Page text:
On Friday, March 29, astronauts Anne McClain and Christina Koch were set to make history by completing the first all female spacewalk. However, the spacewalk was cancelled. CNN released an article titled; Nasa has scrapped its first all-female spacewalk for now because there aren’t enough space suits that fit. Shortly thereafter, other news outlets followed suit with similar headlines. It seems nearly impossible that in 2019, a renowned corporation such as NASA could make such a blunder as not to have enough space suits to fit their female astronauts – and frankly the situation was not as simple as the headlines had made it out to be.
During her first space walk on March 22, 2019, McCain realized that although she had been trained in a large space suit, a size medium fit her better. The issue was that only one medium could be configured in time for the second walk seven days later. According to ARS Technica, sometimes space suits fit differently in microgravity than in ground tests, so it was reasonable that NASA felt compelled to select another astronaut for the space walk. Ultimately, the astronaut’s safety and comfort were the priority.
Nonetheless, this incident sheds light on an issue that is all too common for women in male-dominated professions. Often, the safety clothing required to complete one’s job is not available in women’s sizes.
In my own experience, as a Process Control Engineer who wears a hijab, workplace attire has been one of my biggest challenges. Prior to a site visit that would require fire resistant (FR) clothing, a supervisor recommended that I purchase my own FR coveralls. The problem was, the only coveralls I could find in-store were made for men and did not adequately fit my body shape. I was extremely uncomfortable and ultimately settled for men’s FR pants and a men’s FR top. I was disappointed to have to buy men’s clothes that didn’t fit but I had a job to do, so I had little choice.
There is a growing awareness that institutions, governments and companies must commit to making equity, diversity, and inclusion (EDI) a reality in all facets of their operations. Organizations are increasingly concerned with attracting top-talent, increasing productivity and staying competitive. Governments are expected to cultivate, support and attract a skilled-work force in order to compete for the world’s top enterprises. Engaging and leveraging diverse talent will enable both to meet their desired outcomes.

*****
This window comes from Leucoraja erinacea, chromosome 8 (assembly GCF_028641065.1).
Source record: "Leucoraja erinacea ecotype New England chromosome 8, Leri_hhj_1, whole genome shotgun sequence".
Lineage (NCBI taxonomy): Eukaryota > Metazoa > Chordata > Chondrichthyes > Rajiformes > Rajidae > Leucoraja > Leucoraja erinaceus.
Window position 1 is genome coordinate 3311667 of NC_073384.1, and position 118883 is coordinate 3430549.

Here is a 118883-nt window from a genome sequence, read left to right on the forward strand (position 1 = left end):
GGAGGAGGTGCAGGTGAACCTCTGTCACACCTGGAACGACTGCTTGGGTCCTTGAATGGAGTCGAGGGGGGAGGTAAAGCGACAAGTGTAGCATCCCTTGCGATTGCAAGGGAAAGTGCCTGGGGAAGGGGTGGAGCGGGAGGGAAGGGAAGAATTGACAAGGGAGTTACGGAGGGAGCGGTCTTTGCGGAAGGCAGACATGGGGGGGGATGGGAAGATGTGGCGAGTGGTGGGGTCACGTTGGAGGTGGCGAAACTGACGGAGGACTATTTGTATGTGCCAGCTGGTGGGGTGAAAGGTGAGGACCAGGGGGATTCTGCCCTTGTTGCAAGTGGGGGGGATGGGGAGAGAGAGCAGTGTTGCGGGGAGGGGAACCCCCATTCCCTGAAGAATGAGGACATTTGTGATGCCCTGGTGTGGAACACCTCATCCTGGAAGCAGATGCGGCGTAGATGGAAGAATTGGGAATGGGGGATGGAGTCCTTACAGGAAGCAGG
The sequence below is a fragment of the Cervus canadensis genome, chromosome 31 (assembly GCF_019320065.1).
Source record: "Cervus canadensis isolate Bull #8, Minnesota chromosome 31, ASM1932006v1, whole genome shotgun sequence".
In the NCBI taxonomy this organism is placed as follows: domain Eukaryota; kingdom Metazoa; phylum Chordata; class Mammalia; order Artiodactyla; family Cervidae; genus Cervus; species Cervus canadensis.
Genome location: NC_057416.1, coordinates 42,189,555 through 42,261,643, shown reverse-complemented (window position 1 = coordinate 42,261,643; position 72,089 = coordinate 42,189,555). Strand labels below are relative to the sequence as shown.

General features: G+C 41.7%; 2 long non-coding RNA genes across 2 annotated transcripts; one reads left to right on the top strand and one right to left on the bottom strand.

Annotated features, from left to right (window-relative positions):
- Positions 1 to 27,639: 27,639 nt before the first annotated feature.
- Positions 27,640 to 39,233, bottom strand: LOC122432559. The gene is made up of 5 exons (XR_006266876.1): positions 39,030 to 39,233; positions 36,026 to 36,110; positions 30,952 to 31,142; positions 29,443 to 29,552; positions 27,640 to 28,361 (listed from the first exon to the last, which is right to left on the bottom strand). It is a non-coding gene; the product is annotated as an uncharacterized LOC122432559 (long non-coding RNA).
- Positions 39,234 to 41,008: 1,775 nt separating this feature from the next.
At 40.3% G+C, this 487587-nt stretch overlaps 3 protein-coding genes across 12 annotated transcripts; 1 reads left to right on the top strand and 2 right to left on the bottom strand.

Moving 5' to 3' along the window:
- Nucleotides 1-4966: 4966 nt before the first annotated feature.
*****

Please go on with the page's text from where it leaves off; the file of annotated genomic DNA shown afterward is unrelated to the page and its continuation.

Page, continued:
However, recruiting applicants with diverse identities and lived experiences is only part of the solution. Achieving EDI means ensuring that once you hire the right mix of people, you can foster an internal culture that will enable their success. Safety clothing is a basic element of many engineering workplaces. Ensuring that employees can dress in clothes that fit their body, and accommodate to their cultural and religious beliefs, is an important way to show them that they belong.
OSPE’s EDI Committee is working towards facilitating this very process through one of our newest outreach initiatives. Stay tuned! Also, this fall OSPE is hosting an EDI-focused conference called “The EDI Imperative: Changing the Profile of STEAM in Canada.”
Have you experienced any challenges in your workplace due to clothing or similar barriers? What changes do you think are required to positively influence the future of engineering safety clothes in Ontario workplaces? Help change the status-quo.